From corncobs and newspapers to wood pellets and kenaf, the alternatives to traditional clay kitty litter available on the shelves of pet shops and grocery stores everywhere is astonishing. Sometimes the first one you buy will work for both you and your cat; other times you may have to try several different kinds before you get one your cat will use. And with non-litter-box use being the number one problem for cat owners, we often settle on buying whatever our kitty likes instead of the one we prefer.
But for those of you who want to try something thats made from a renewable resource, or for those daring enough to try something new that may be more environmentally friendly than your current brand, weve put together a brief (and
not necessarily complete) overview of some of the plant-based litters available.
What is kitty litter?
But first a little background. Kitty litter was discovered in 1947 when Ed Lowe of Cassopolis, Michigan, who sold industrial absorbents including an absorbent clay called Fuller’s Earth, was approached by a neighbor who wanted an alternative to ashes for her cat’s box. Lowe suggested she use the clay instead. From then on his neighbor would use nothing else; not only was the clay absorbent, it didnt track like the sand and ashes shed been using.
Lowe thought others would like the cat box filler, so with the help of a local pet store, he gave away bags of clay on which he had written Kitty Litter. Soon people were asking for more and they were willing to pay for it; the Kitty Litter brand became popular nationwide.
Throughout the last 50 years, kitty litter has grown to be a three-quarter-billion dollar per year industry. Today the options include clumping litters that allow urine to form a hard mass that is then scooped out; ones with antibacterial agents that stop the growth of odor-causing bacteria and those with scents that cover up the odor; others that claim to be non-tracking; biodegradable litters that can be flushed; and still others made from paper that are designed to look and feel like clay litter.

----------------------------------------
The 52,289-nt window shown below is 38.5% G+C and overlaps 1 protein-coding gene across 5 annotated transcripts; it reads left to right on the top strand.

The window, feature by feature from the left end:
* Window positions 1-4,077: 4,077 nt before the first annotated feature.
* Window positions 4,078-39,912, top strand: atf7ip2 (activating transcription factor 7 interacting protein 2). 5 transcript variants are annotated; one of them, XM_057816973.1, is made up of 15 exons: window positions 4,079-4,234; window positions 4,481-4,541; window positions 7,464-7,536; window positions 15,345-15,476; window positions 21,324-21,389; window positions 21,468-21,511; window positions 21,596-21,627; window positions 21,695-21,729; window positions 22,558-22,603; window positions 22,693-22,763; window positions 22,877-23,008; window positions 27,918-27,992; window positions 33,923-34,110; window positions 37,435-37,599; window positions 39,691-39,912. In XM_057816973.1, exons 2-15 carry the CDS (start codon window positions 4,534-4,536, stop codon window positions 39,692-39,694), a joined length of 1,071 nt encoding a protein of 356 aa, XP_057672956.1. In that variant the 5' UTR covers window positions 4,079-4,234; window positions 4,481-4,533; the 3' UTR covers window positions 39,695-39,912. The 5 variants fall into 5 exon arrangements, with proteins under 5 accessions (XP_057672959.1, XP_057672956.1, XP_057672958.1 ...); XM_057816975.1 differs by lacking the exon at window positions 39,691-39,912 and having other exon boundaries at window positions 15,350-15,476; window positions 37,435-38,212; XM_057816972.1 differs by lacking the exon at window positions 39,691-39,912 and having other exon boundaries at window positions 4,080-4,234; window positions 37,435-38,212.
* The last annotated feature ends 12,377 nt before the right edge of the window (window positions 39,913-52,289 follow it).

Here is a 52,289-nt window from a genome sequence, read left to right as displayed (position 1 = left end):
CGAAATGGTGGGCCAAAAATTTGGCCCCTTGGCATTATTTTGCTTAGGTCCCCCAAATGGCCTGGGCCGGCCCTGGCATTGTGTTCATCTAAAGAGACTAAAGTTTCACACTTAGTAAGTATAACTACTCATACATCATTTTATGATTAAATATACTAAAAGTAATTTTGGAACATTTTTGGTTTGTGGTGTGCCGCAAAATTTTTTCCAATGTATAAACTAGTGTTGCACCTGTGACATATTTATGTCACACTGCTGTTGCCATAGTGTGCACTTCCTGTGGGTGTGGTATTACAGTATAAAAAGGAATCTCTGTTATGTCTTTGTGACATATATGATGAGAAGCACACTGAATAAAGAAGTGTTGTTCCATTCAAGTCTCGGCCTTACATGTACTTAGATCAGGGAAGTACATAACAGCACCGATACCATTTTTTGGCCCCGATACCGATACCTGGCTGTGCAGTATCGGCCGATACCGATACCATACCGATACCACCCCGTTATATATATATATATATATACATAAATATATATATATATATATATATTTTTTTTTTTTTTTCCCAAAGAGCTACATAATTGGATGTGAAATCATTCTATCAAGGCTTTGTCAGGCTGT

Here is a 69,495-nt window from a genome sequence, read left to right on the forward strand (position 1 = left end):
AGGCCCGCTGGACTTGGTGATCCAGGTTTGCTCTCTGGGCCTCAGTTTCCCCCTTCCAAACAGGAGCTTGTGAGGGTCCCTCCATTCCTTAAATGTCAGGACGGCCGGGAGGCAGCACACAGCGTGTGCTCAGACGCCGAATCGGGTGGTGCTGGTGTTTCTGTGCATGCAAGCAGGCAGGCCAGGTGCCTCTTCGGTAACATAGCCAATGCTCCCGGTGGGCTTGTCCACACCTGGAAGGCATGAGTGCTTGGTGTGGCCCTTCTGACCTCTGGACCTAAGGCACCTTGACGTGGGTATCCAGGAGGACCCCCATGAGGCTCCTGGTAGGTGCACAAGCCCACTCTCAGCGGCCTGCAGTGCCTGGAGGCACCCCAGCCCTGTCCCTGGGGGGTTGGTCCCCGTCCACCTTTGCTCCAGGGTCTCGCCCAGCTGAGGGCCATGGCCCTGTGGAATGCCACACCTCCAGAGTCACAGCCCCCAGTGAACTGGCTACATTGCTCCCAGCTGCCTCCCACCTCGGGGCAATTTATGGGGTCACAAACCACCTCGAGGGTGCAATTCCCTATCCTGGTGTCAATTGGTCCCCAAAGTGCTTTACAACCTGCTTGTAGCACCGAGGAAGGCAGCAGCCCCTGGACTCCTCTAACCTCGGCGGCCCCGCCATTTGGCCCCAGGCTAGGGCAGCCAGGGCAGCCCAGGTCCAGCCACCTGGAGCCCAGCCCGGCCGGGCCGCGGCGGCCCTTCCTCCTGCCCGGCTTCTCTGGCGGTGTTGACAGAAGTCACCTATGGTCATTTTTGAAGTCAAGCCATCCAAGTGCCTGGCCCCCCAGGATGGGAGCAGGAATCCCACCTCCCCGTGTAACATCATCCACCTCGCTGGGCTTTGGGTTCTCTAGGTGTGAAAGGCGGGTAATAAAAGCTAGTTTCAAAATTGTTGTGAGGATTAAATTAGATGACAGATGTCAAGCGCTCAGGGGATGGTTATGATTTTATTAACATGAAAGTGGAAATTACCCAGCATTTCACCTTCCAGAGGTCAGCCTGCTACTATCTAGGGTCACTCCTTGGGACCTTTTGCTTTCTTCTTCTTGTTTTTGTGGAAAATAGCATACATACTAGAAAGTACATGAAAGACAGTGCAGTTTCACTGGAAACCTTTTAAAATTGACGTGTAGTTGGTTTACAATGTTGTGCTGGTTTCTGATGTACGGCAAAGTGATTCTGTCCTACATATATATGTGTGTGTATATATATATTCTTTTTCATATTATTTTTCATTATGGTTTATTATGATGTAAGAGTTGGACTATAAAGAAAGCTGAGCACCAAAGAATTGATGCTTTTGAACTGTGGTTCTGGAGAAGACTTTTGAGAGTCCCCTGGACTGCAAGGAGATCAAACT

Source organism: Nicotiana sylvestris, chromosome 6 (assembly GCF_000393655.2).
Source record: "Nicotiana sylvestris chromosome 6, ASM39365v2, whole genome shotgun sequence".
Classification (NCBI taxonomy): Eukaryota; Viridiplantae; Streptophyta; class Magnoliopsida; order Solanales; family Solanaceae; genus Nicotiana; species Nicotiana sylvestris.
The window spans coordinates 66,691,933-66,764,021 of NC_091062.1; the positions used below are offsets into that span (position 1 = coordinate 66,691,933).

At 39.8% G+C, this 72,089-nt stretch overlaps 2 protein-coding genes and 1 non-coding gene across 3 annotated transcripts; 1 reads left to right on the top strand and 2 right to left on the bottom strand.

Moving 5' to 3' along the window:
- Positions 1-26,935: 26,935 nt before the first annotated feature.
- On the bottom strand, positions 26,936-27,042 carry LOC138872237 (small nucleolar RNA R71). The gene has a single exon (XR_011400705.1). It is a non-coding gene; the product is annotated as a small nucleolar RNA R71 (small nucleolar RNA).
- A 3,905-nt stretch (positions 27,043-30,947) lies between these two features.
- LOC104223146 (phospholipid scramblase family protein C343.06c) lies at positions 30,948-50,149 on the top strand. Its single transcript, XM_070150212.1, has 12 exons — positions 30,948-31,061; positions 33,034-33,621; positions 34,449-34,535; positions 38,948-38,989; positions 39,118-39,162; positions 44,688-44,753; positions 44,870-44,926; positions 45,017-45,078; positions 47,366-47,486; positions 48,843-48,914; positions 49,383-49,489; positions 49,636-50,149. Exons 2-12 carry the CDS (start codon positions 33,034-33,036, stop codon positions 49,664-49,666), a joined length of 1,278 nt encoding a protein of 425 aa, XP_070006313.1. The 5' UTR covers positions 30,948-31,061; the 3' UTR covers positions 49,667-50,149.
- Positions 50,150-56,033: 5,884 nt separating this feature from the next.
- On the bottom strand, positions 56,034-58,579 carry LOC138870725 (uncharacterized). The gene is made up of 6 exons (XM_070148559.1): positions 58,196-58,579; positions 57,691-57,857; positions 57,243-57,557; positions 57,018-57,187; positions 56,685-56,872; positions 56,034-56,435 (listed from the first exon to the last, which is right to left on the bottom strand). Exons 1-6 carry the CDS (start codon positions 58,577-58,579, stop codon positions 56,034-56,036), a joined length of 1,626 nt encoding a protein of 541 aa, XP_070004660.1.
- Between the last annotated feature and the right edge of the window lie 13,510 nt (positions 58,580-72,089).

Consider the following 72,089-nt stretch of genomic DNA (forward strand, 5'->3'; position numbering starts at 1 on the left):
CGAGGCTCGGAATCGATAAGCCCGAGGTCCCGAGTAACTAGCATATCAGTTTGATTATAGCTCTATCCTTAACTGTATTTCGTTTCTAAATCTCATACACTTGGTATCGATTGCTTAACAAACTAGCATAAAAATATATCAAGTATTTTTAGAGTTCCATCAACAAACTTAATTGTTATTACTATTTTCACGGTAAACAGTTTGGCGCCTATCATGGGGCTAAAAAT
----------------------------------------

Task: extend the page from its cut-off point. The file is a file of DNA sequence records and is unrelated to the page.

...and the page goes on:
If youre interested in using a litter that contains plant-based ingredients such as cedar wood shavings, citrus and various plant fibers from corn, pine, wheat, kenaf, and more, the choices are growing every day. All are available at grocery stores, pet shops, health food stores, and animal feed stores.
Newspaper-based litters include Breeders Choice, EcoFresh, Good Mews, Hi-Tor, and Yesterdays News, made from recycled newspapers. Cats Pride has created Scoop N Flush, a cat litter made from recycled paper that the company says is as safe to flush as bathroom tissue. Wood-based litters include Feline Pine, CareFresh, Cedar Lite, Classic Cat, and Luv My Kitty. Other litters include The Worlds Best Cat Litter (whole kernel corn based), Citra-Fresh (citrus based), Dr. Kenafs Amazing Cat Litter (kenaf based), and SWheat Scoop (wheat based).
One consideration when buying cat litter is how you will dispose of it. Many of the plant-based products can be safely flushed when the box is scooped. They also decompose quickly in compost piles. By contrast, clay litters cannot be safely flushed and must be disposed of with the garbage.
Making the switch
Fred Oehme, DVM, a toxicologist at Kansas State University and editor of the journal, Veterinary and Human Toxicology, likes using alfalfa pellets that come in 50-pound sacks. Its an inexpensive, biodegradable natural product that has a nice odor from the chlorophyll, he reports. When switching litters, Oehme recommends a gradual approach: Mix the old litter with the new, little by little, so your cat has a chance to adapt, he says. Your litter choice should be based on your needs and your cats needs.
So, go ahead and experiment to find the kitty litter that works best for you and your cat. Then all you need to do is keep the box clean!